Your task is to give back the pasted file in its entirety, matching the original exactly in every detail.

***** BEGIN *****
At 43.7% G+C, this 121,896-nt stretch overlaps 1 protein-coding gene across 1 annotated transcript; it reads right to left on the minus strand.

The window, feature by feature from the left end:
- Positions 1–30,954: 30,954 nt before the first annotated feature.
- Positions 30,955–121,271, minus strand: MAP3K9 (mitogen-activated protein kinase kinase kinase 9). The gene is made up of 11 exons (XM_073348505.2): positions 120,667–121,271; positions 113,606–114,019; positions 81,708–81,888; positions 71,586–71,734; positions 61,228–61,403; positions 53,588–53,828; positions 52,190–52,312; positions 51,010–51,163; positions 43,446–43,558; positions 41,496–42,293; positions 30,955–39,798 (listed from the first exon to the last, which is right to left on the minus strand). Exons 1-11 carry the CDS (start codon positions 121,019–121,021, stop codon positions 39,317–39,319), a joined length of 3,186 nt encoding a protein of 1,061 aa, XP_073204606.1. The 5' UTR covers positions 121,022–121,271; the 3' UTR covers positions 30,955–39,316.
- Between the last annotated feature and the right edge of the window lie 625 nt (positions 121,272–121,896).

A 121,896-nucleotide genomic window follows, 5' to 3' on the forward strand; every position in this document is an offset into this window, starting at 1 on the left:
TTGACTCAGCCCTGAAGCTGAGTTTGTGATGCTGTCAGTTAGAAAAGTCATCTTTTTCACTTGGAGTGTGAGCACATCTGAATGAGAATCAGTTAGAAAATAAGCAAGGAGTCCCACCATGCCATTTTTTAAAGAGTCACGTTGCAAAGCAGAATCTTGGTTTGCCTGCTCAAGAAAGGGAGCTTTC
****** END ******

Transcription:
At 43.7% G+C, this 121,896-nt stretch overlaps 1 protein-coding gene across 1 annotated transcript; it reads right to left on the minus strand.

The window, feature by feature from the left end:
- Positions 1–30,954: 30,954 nt before the first annotated feature.
- Positions 30,955–121,271, minus strand: MAP3K9 (mitogen-activated protein kinase kinase kinase 9). The gene is made up of 11 exons (XM_073348505.2): positions 120,667–121,271; positions 113,606–114,019; positions 81,708–81,888; positions 71,586–71,734; positions 61,228–61,403; positions 53,588–53,828; positions 52,190–52,312; positions 51,010–51,163; positions 43,446–43,558; positions 41,496–42,293; positions 30,955–39,798 (listed from the first exon to the last, which is right to left on the minus strand). Exons 1-11 carry the CDS (start codon positions 121,019–121,021, stop codon positions 39,317–39,319), a joined length of 3,186 nt encoding a protein of 1,061 aa, XP_073204606.1. The 5' UTR covers positions 121,022–121,271; the 3' UTR covers positions 30,955–39,316.
- Between the last annotated feature and the right edge of the window lie 625 nt (positions 121,272–121,896).

A 121,896-nucleotide genomic window follows, 5' to 3' on the forward strand; every position in this document is an offset into this window, starting at 1 on the left:
TTGACTCAGCCCTGAAGCTGAGTTTGTGATGCTGTCAGTTAGAAAAGTCATCTTTTTCACTTGGAGTGTGAGCACATCTGAATGAGAATCAGTTAGAAAATAAGCAAGGAGTCCCACCATGCCATTTTTTAAAGAGTCACGTTGCAAAGCAGAATCTTGGTTTGCCTGCTCAAGAAAGGGAGCTTTC